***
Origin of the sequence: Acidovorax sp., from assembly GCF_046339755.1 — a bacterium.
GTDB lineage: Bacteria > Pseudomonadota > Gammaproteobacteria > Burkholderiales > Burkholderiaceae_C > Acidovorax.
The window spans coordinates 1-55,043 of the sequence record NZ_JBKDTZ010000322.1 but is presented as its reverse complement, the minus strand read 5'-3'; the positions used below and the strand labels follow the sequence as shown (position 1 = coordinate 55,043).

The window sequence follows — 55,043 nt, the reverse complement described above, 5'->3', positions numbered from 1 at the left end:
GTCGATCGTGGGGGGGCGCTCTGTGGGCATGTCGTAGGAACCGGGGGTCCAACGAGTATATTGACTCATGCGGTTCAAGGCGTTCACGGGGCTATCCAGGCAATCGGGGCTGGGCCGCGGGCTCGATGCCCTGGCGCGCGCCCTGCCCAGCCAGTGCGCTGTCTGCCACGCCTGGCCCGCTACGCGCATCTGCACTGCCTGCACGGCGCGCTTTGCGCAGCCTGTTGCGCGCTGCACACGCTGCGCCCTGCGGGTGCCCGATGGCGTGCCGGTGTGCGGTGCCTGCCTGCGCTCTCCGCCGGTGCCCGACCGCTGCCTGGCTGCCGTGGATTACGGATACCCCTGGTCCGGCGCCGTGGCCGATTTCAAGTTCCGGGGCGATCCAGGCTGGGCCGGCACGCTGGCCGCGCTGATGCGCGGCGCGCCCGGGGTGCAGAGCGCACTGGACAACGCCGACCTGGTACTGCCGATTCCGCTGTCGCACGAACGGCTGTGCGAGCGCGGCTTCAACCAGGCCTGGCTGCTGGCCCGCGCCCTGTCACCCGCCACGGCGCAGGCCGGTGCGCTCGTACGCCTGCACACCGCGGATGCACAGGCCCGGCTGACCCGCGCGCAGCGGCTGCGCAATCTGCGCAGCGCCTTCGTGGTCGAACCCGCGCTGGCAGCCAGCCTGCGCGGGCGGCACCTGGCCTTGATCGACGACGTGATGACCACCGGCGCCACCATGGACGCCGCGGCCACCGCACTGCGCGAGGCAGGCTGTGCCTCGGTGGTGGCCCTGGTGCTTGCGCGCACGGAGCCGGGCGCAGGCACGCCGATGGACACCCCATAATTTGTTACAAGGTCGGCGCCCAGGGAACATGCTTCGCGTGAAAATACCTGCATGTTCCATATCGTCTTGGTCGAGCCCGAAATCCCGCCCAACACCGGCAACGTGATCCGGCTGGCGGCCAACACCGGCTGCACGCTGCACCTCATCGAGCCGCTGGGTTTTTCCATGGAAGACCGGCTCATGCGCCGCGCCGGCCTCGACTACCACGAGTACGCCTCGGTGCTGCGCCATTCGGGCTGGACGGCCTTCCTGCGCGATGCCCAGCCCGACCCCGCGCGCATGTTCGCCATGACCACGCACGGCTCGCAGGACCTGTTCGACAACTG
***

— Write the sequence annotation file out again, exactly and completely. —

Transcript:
Origin of the sequence: Acidovorax sp., from assembly GCF_046339755.1 — a bacterium.
GTDB lineage: Bacteria > Pseudomonadota > Gammaproteobacteria > Burkholderiales > Burkholderiaceae_C > Acidovorax.
The window spans coordinates 1-55,043 of the sequence record NZ_JBKDTZ010000322.1 but is presented as its reverse complement, the minus strand read 5'-3'; the positions used below and the strand labels follow the sequence as shown (position 1 = coordinate 55,043).

The window sequence follows — 55,043 nt, the reverse complement described above, 5'->3', positions numbered from 1 at the left end:
GTCGATCGTGGGGGGGCGCTCTGTGGGCATGTCGTAGGAACCGGGGGTCCAACGAGTATATTGACTCATGCGGTTCAAGGCGTTCACGGGGCTATCCAGGCAATCGGGGCTGGGCCGCGGGCTCGATGCCCTGGCGCGCGCCCTGCCCAGCCAGTGCGCTGTCTGCCACGCCTGGCCCGCTACGCGCATCTGCACTGCCTGCACGGCGCGCTTTGCGCAGCCTGTTGCGCGCTGCACACGCTGCGCCCTGCGGGTGCCCGATGGCGTGCCGGTGTGCGGTGCCTGCCTGCGCTCTCCGCCGGTGCCCGACCGCTGCCTGGCTGCCGTGGATTACGGATACCCCTGGTCCGGCGCCGTGGCCGATTTCAAGTTCCGGGGCGATCCAGGCTGGGCCGGCACGCTGGCCGCGCTGATGCGCGGCGCGCCCGGGGTGCAGAGCGCACTGGACAACGCCGACCTGGTACTGCCGATTCCGCTGTCGCACGAACGGCTGTGCGAGCGCGGCTTCAACCAGGCCTGGCTGCTGGCCCGCGCCCTGTCACCCGCCACGGCGCAGGCCGGTGCGCTCGTACGCCTGCACACCGCGGATGCACAGGCCCGGCTGACCCGCGCGCAGCGGCTGCGCAATCTGCGCAGCGCCTTCGTGGTCGAACCCGCGCTGGCAGCCAGCCTGCGCGGGCGGCACCTGGCCTTGATCGACGACGTGATGACCACCGGCGCCACCATGGACGCCGCGGCCACCGCACTGCGCGAGGCAGGCTGTGCCTCGGTGGTGGCCCTGGTGCTTGCGCGCACGGAGCCGGGCGCAGGCACGCCGATGGACACCCCATAATTTGTTACAAGGTCGGCGCCCAGGGAACATGCTTCGCGTGAAAATACCTGCATGTTCCATATCGTCTTGGTCGAGCCCGAAATCCCGCCCAACACCGGCAACGTGATCCGGCTGGCGGCCAACACCGGCTGCACGCTGCACCTCATCGAGCCGCTGGGTTTTTCCATGGAAGACCGGCTCATGCGCCGCGCCGGCCTCGACTACCACGAGTACGCCTCGGTGCTGCGCCATTCGGGCTGGACGGCCTTCCTGCGCGATGCCCAGCCCGACCCCGCGCGCATGTTCGCCATGACCACGCACGGCTCGCAGGACCTGTTCGACAACTG